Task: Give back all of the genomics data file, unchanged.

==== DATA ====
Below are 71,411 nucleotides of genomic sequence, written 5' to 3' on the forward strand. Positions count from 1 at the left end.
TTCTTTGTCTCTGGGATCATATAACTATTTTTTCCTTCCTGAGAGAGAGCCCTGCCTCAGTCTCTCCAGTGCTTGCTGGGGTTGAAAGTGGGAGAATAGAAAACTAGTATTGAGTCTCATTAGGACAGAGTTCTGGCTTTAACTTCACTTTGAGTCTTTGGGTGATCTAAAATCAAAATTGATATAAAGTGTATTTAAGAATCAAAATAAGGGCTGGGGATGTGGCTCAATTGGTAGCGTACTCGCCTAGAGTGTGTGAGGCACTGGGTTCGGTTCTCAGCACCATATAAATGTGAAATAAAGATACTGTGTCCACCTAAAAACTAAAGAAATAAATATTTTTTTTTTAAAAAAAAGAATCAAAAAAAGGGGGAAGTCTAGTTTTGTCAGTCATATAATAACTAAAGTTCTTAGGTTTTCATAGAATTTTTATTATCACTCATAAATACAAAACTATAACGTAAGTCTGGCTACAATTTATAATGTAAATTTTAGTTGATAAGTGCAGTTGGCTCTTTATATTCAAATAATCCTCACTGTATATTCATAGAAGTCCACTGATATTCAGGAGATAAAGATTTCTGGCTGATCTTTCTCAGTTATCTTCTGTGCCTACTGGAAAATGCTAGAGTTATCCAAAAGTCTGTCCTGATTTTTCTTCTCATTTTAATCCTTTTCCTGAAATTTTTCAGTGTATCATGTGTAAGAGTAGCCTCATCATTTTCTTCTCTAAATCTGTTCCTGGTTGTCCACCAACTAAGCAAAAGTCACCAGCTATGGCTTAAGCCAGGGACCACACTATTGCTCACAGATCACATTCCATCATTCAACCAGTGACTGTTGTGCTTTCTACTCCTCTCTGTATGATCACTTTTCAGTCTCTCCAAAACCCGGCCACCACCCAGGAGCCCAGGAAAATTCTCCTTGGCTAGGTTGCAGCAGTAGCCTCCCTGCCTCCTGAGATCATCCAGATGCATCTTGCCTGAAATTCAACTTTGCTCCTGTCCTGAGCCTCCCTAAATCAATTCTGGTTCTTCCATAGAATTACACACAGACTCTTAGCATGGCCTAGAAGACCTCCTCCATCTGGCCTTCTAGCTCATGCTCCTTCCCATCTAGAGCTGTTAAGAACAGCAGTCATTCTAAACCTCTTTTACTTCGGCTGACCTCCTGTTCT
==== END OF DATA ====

Below are 71,411 nucleotides of genomic sequence, written 5' to 3' on the forward strand. Positions count from 1 at the left end.
TTCTTTGTCTCTGGGATCATATAACTATTTTTTCCTTCCTGAGAGAGAGCCCTGCCTCAGTCTCTCCAGTGCTTGCTGGGGTTGAAAGTGGGAGAATAGAAAACTAGTATTGAGTCTCATTAGGACAGAGTTCTGGCTTTAACTTCACTTTGAGTCTTTGGGTGATCTAAAATCAAAATTGATATAAAGTGTATTTAAGAATCAAAATAAGGGCTGGGGATGTGGCTCAATTGGTAGCGTACTCGCCTAGAGTGTGTGAGGCACTGGGTTCGGTTCTCAGCACCATATAAATGTGAAATAAAGATACTGTGTCCACCTAAAAACTAAAGAAATAAATATTTTTTTTTTAAAAAAAAGAATCAAAAAAAGGGGGAAGTCTAGTTTTGTCAGTCATATAATAACTAAAGTTCTTAGGTTTTCATAGAATTTTTATTATCACTCATAAATACAAAACTATAACGTAAGTCTGGCTACAATTTATAATGTAAATTTTAGTTGATAAGTGCAGTTGGCTCTTTATATTCAAATAATCCTCACTGTATATTCATAGAAGTCCACTGATATTCAGGAGATAAAGATTTCTGGCTGATCTTTCTCAGTTATCTTCTGTGCCTACTGGAAAATGCTAGAGTTATCCAAAAGTCTGTCCTGATTTTTCTTCTCATTTTAATCCTTTTCCTGAAATTTTTCAGTGTATCATGTGTAAGAGTAGCCTCATCATTTTCTTCTCTAAATCTGTTCCTGGTTGTCCACCAACTAAGCAAAAGTCACCAGCTATGGCTTAAGCCAGGGACCACACTATTGCTCACAGATCACATTCCATCATTCAACCAGTGACTGTTGTGCTTTCTACTCCTCTCTGTATGATCACTTTTCAGTCTCTCCAAAACCCGGCCACCACCCAGGAGCCCAGGAAAATTCTCCTTGGCTAGGTTGCAGCAGTAGCCTCCCTGCCTCCTGAGATCATCCAGATGCATCTTGCCTGAAATTCAACTTTGCTCCTGTCCTGAGCCTCCCTAAATCAATTCTGGTTCTTCCATAGAATTACACACAGACTCTTAGCATGGCCTAGAAGACCTCCTCCATCTGGCCTTCTAGCTCATGCTCCTTCCCATCTAGAGCTGTTAAGAACAGCAGTCATTCTAAACCTCTTTTACTTCGGCTGACCTCCTGTTCT